elastic material, such as rubber or the like. On p the opposite side of the recess the bell end I3 is provided with a second angular wall l9 and therefore the recess l6 has the angular walls l5 l5 and IS on the respective sides of the same.

The annular gasket, as shown in Figure 2, has a shape to conform with that of the recess but said gasket is somewhat larger in height than the depth of the recess 16 in order that the 20 cavity 20 therein will be closed as shown in Figure 3 to exhaust all the air from said cavity. Said gasket is also provided with grooves 2| of substantially quadrantal shape on the respective sides thereof for receiving the split rings 22 of 25 any suitable metal. Said rings are of the selfexpanding type and serve to retain the gasket Within its groove. The rings under all conditions assume a position within the recess l6 and thus have engagement with the side walls 23. Since 30 rubber under pressure has a tendency to flow, the rings by preventing the rubber of the gasket from flowing or extruding through the necessary clearance between the bell member and the spigot member thereby direct the interior wall of the 35 gasket inwardly toward the spigot end l0. With the gasket l8 inserted within its recess 16, as shown in Figure 3, and the split rings 22 inplace, the internal diameter of said gasket is sufii-,

ciently large to provide just the proper clearance for the spigot end I 0, permitting convenient assembly of the sections of pipe making up the joint.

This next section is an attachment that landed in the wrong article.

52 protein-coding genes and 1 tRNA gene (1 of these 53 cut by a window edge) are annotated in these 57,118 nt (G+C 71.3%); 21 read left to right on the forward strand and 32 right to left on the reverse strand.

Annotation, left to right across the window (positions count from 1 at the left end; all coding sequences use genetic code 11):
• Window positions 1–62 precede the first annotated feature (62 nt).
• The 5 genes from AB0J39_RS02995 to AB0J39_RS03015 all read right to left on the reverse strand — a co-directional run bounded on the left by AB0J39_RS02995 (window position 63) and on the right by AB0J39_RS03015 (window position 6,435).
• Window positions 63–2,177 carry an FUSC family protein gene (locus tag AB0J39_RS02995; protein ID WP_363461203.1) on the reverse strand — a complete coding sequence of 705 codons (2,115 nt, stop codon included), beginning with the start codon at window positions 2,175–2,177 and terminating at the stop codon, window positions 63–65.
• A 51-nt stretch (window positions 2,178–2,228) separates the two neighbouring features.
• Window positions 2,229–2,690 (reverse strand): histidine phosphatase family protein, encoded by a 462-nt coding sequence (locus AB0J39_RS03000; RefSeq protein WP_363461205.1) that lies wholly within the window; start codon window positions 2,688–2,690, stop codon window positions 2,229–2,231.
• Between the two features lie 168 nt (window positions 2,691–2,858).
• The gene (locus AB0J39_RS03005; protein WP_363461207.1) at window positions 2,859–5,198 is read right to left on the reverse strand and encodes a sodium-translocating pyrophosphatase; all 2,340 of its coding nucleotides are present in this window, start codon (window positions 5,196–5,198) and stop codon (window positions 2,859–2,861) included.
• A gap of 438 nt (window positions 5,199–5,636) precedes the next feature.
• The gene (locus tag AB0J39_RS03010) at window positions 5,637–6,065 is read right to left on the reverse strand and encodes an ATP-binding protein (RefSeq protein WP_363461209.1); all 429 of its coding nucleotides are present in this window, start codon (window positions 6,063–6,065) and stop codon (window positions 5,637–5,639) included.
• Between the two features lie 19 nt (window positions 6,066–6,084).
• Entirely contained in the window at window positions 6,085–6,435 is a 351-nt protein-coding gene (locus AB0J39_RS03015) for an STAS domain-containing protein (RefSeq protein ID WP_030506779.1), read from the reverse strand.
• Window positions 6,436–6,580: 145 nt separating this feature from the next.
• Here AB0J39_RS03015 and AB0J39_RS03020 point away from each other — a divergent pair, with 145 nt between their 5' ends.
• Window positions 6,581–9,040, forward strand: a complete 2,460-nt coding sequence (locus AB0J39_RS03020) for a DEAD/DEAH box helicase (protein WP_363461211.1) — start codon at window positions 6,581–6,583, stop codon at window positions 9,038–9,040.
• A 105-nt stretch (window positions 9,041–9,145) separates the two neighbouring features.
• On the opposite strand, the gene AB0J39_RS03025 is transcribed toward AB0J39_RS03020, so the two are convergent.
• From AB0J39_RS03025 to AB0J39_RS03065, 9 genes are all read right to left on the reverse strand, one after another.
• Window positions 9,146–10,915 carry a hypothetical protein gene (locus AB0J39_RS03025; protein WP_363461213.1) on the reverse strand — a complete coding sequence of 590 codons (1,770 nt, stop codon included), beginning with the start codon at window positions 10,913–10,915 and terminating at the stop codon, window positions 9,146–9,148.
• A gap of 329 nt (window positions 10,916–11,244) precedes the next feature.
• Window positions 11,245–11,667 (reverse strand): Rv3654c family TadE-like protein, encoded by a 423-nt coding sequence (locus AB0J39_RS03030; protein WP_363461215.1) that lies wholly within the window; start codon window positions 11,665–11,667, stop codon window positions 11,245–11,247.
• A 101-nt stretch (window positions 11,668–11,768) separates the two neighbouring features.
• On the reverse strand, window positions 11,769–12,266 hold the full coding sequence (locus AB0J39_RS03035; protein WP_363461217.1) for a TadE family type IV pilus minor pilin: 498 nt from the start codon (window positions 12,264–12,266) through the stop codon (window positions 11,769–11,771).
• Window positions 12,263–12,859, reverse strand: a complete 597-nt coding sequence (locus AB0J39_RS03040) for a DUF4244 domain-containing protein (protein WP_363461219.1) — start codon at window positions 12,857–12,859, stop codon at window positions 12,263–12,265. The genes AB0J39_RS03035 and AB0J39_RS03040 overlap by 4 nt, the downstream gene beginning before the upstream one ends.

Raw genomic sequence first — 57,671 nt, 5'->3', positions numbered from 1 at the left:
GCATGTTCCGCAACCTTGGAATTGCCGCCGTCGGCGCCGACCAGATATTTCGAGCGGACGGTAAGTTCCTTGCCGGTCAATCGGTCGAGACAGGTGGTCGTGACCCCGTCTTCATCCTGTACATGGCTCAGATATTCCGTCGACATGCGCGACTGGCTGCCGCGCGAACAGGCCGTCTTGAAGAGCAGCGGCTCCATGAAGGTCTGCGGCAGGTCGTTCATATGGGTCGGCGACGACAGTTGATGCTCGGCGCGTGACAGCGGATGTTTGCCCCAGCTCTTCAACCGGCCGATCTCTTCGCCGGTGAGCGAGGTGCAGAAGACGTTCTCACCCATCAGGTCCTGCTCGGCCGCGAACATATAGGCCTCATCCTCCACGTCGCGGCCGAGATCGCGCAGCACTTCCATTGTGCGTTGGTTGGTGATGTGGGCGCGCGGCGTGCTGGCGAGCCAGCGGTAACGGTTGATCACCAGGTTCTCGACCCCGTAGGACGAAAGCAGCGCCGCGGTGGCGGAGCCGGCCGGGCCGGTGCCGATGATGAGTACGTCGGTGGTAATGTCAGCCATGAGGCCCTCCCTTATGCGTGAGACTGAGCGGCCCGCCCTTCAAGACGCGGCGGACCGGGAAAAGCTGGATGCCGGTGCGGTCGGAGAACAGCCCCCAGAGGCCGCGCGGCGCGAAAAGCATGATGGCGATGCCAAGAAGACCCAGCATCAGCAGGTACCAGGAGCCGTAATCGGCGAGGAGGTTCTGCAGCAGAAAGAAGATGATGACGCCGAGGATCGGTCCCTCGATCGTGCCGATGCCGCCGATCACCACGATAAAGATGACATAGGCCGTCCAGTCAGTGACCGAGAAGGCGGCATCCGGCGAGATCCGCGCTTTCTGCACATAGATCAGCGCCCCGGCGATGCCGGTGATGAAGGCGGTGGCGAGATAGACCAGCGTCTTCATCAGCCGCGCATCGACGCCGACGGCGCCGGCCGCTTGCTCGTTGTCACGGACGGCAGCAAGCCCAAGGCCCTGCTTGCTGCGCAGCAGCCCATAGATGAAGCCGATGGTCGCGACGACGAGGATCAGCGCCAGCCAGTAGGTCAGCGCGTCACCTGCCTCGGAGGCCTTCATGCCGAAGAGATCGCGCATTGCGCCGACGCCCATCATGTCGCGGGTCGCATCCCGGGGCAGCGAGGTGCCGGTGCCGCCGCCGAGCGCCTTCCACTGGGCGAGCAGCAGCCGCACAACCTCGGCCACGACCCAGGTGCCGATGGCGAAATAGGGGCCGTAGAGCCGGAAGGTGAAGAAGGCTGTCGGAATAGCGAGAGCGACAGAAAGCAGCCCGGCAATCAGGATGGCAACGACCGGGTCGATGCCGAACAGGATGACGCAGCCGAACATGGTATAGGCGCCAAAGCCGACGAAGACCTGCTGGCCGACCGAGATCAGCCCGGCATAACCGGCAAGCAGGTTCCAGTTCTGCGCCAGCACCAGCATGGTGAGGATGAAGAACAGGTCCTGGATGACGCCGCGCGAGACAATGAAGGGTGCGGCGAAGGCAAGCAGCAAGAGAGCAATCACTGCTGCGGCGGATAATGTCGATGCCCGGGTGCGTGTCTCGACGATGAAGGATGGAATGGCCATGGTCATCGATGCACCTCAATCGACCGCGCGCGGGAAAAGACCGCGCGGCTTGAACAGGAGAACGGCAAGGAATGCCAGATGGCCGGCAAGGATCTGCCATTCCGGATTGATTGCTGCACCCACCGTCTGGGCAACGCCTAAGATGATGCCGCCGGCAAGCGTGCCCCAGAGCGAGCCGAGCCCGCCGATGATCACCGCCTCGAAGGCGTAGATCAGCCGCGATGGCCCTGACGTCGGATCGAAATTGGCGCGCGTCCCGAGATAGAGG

When the gasket and split rings have been assembled as described expansion of said gasket is 5 accomplished according to the invention by pres sure introduced from within the gasket, thereby sealing the joint. For this purpose a valve stem 24 is provided which is sealed to said gasket until the bore of the stem is in communication with 50 the cavity 20. The valve stem is fitted with a ball valve 25 of conventional construction to permit the flow of fluid inwardly so as to fill the cavity but which will prevent the fluid from flowing in an opposite direction outwardly of the 55 cavity. By reason of the valve, therefore, it is possible to build up a considerable pressure within the gasket. Said valve stem is covered by a cap 26 suitably threaded within the bore formed in the bell end l3. The annular rubber gasket I8 is inflated by injecting into the cavity 20 thereof, through the valve stem 24 and under pressure, a solidifiable fluid such as felted parafflne, wax, lead or sulphur compounds. The fluid is forced through the valve stem until a pressure is built up within the cavity and which pressure is maintained by reason of the ball valve 25. preventing escape of the fluid while the same solidifies. Before the material forced into the cavity has completely hardened the cap 26 is filled with similar material and is then screwed in place, thus filling the cavity around the valve stem and exerting a little further pressure on the material within the rubber gasket. As a result of the pressure induced from within the gasket, said gasket being of elastic material, expands and in doing so compresses the split rings 22 which together with the gasket closeon the spigot end Hi to effectively seal the joint between said spigot end and the bell end [3 of the joining pipe sections of the joint. The means for forcing the melted paraffine, wax or other fluid into the cavity of the gasket does not form any part of the invention and is therefore not shown. Any conventional form of pump will be suitable for this purpose but it is preferred to use an Alemite gun such as is now used for greasing automobiles.